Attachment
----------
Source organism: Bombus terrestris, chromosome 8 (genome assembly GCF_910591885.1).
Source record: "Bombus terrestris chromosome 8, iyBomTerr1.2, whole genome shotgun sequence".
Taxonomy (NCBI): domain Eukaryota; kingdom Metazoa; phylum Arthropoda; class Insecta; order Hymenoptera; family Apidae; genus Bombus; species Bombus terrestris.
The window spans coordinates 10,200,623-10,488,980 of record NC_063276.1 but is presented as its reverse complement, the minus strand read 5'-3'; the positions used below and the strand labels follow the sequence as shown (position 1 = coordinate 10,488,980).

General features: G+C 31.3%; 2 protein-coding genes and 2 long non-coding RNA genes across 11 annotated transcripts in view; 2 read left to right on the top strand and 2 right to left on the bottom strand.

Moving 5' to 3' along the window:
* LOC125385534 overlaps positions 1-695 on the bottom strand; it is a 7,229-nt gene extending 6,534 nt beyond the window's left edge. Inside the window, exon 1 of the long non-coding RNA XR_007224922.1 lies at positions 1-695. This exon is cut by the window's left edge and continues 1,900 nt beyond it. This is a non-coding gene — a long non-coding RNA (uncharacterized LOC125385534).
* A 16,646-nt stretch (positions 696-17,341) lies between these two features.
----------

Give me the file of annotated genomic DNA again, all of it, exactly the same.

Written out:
Source organism: Bombus terrestris, chromosome 8 (genome assembly GCF_910591885.1).
Source record: "Bombus terrestris chromosome 8, iyBomTerr1.2, whole genome shotgun sequence".
Taxonomy (NCBI): domain Eukaryota; kingdom Metazoa; phylum Arthropoda; class Insecta; order Hymenoptera; family Apidae; genus Bombus; species Bombus terrestris.
The window spans coordinates 10,200,623-10,488,980 of record NC_063276.1 but is presented as its reverse complement, the minus strand read 5'-3'; the positions used below and the strand labels follow the sequence as shown (position 1 = coordinate 10,488,980).

General features: G+C 31.3%; 2 protein-coding genes and 2 long non-coding RNA genes across 11 annotated transcripts in view; 2 read left to right on the top strand and 2 right to left on the bottom strand.

Moving 5' to 3' along the window:
* LOC125385534 overlaps positions 1-695 on the bottom strand; it is a 7,229-nt gene extending 6,534 nt beyond the window's left edge. Inside the window, exon 1 of the long non-coding RNA XR_007224922.1 lies at positions 1-695. This exon is cut by the window's left edge and continues 1,900 nt beyond it. This is a non-coding gene — a long non-coding RNA (uncharacterized LOC125385534).
* A 16,646-nt stretch (positions 696-17,341) lies between these two features.